Reframe Fashion

Dyana Wing So to reflected on the virtual conference RE-FRAME FASHION: Innovation in Fashion Education.

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Reframing Fashion Education in Europe through Sustainability, Entrepreneurship, and Heritage

What should the future of fashion industry education look like?

RE-FRAME FASHION: Innovation in Fashion  Education was a virtual conference livestreamed on the 4th of December 2020 from Erasmus University Rotterdam (EUR), sharing the culmination of a two-year project surveying network opportunities with non-academic fashion partners, and piloting new courses with industry stakeholders as collaborators. Co-funded by the Erasmus+ Strategic Partnership Grant of the European Union, the project was led by EUR (one of the founding partners of the Culture.Fashion initiative) and run together with Université Paris Dauphine - PSL, Gdańsk University of Technology (GUT), and fashion stakeholders.

Since September 2018, the three universities interviewed more than sixty industry stakeholders across the Netherlands, France, and Poland to inform their course designs, focusing on new teaching methodologies.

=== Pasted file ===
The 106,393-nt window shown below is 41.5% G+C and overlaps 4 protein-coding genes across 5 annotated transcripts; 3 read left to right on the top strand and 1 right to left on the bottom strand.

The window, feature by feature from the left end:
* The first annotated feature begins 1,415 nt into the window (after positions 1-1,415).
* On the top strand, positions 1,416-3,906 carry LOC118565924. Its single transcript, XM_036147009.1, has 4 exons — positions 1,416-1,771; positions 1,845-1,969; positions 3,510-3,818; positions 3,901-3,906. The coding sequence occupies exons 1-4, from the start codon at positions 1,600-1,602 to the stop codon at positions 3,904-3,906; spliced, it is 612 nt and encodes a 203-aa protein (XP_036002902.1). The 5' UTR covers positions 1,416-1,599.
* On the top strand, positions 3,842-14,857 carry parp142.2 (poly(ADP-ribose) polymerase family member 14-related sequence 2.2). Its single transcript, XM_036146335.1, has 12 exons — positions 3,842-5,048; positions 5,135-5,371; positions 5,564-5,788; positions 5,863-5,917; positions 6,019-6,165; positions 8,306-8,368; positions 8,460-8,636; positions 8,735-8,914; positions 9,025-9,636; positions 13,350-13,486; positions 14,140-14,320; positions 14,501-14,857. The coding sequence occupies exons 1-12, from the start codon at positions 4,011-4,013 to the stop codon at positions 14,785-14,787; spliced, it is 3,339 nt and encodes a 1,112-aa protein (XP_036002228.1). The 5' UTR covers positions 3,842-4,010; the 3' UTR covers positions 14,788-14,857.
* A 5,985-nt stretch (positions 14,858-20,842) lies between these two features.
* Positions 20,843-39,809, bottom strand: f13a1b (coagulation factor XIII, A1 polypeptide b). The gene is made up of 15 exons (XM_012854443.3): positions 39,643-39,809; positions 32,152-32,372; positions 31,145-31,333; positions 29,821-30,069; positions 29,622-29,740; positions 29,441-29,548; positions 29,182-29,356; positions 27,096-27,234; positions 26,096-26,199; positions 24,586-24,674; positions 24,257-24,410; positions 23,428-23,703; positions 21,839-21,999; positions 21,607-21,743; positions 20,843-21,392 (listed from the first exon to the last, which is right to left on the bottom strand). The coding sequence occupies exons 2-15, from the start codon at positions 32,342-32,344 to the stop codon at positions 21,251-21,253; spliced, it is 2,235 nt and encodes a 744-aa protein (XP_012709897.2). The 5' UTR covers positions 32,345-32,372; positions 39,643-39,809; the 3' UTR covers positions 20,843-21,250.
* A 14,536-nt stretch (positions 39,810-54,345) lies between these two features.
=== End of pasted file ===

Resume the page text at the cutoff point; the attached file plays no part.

The following year, three new courses were piloted, each exploring the themes,fashion and sustainability, entrepreneurship, and heritage, respectively. Although the Covid-19 pandemic interrupted these three pilot courses midway, they all managed to complete their curricula online, yielding generally positive reviews from the students and partners involved. Each project partner shared their course outcomes at RE-FRAME FASHION Conference to more than 200 registered attendees, who were encouraged to provide feedback and raise questions online.

Prof. Dr. Denis Darpy co-designed the course, Sustainability and Fashion Behind the Scenes, for students of Dauphine’s MSc in Marketing & Strategy. Their course introduced students to the local realities of what ‘Made in France’ meant relative to the global fashion value chain and engaged students in critical production challenges faced by the industry, including a sustainability communications challenge presented by Le Coq Sportif, a company who also hosted a class fieldtrip.

Dr. Magdalena Popowska of GUT partnered with Joanna Staniszewska, CEO of the marketing agency You’ll, to design the Entrepreneurship & Creativity in Fashion course for forty students studying for their MSc in International Marketing Management. Their course centred on a business challenged presented by Warsaw- based fashion brand, BOHOBOCO, and student teams were tasked to use mind maps to propose viable business model solutions and engagement solutions towards identified consumers.